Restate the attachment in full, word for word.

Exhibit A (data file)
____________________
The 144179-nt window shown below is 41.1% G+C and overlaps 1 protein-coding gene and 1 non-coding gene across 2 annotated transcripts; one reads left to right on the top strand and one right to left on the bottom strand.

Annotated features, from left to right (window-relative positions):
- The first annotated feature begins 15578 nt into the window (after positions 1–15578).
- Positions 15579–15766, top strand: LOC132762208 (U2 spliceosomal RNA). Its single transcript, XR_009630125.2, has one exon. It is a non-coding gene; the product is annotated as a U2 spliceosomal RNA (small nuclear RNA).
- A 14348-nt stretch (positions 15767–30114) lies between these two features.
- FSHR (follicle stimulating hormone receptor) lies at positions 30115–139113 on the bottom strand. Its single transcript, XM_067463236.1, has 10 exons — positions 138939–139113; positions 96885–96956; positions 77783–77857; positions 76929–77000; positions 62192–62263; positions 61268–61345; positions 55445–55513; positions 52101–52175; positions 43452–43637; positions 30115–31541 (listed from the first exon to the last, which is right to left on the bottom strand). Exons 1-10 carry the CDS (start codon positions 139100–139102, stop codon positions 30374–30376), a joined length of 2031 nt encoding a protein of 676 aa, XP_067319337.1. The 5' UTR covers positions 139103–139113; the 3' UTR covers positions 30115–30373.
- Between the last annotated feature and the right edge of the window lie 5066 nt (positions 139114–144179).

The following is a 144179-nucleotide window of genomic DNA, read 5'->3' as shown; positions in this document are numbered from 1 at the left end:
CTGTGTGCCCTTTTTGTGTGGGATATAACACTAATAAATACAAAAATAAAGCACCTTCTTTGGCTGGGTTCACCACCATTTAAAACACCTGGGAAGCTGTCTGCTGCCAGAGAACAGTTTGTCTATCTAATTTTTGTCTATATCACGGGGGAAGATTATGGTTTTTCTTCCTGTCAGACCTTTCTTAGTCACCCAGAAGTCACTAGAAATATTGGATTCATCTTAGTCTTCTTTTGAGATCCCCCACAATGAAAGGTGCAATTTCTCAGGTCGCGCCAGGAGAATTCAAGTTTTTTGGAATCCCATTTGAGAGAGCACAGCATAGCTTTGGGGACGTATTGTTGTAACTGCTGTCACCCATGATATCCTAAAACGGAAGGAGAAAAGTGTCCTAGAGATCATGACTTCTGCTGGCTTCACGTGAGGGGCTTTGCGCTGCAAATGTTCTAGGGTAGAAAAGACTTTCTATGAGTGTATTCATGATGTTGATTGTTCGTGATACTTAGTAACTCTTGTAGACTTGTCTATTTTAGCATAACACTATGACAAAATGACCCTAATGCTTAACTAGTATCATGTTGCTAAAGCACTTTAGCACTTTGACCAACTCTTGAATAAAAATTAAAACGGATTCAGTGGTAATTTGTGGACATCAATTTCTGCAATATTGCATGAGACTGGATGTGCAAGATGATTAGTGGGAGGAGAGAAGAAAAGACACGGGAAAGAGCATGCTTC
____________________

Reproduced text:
The 144179-nt window shown below is 41.1% G+C and overlaps 1 protein-coding gene and 1 non-coding gene across 2 annotated transcripts; one reads left to right on the top strand and one right to left on the bottom strand.

Annotated features, from left to right (window-relative positions):
- The first annotated feature begins 15578 nt into the window (after positions 1–15578).
- Positions 15579–15766, top strand: LOC132762208 (U2 spliceosomal RNA). Its single transcript, XR_009630125.2, has one exon. It is a non-coding gene; the product is annotated as a U2 spliceosomal RNA (small nuclear RNA).
- A 14348-nt stretch (positions 15767–30114) lies between these two features.
- FSHR (follicle stimulating hormone receptor) lies at positions 30115–139113 on the bottom strand. Its single transcript, XM_067463236.1, has 10 exons — positions 138939–139113; positions 96885–96956; positions 77783–77857; positions 76929–77000; positions 62192–62263; positions 61268–61345; positions 55445–55513; positions 52101–52175; positions 43452–43637; positions 30115–31541 (listed from the first exon to the last, which is right to left on the bottom strand). Exons 1-10 carry the CDS (start codon positions 139100–139102, stop codon positions 30374–30376), a joined length of 2031 nt encoding a protein of 676 aa, XP_067319337.1. The 5' UTR covers positions 139103–139113; the 3' UTR covers positions 30115–30373.
- Between the last annotated feature and the right edge of the window lie 5066 nt (positions 139114–144179).

The following is a 144179-nucleotide window of genomic DNA, read 5'->3' as shown; positions in this document are numbered from 1 at the left end:
CTGTGTGCCCTTTTTGTGTGGGATATAACACTAATAAATACAAAAATAAAGCACCTTCTTTGGCTGGGTTCACCACCATTTAAAACACCTGGGAAGCTGTCTGCTGCCAGAGAACAGTTTGTCTATCTAATTTTTGTCTATATCACGGGGGAAGATTATGGTTTTTCTTCCTGTCAGACCTTTCTTAGTCACCCAGAAGTCACTAGAAATATTGGATTCATCTTAGTCTTCTTTTGAGATCCCCCACAATGAAAGGTGCAATTTCTCAGGTCGCGCCAGGAGAATTCAAGTTTTTTGGAATCCCATTTGAGAGAGCACAGCATAGCTTTGGGGACGTATTGTTGTAACTGCTGTCACCCATGATATCCTAAAACGGAAGGAGAAAAGTGTCCTAGAGATCATGACTTCTGCTGGCTTCACGTGAGGGGCTTTGCGCTGCAAATGTTCTAGGGTAGAAAAGACTTTCTATGAGTGTATTCATGATGTTGATTGTTCGTGATACTTAGTAACTCTTGTAGACTTGTCTATTTTAGCATAACACTATGACAAAATGACCCTAATGCTTAACTAGTATCATGTTGCTAAAGCACTTTAGCACTTTGACCAACTCTTGAATAAAAATTAAAACGGATTCAGTGGTAATTTGTGGACATCAATTTCTGCAATATTGCATGAGACTGGATGTGCAAGATGATTAGTGGGAGGAGAGAAGAAAAGACACGGGAAAGAGCATGCTTC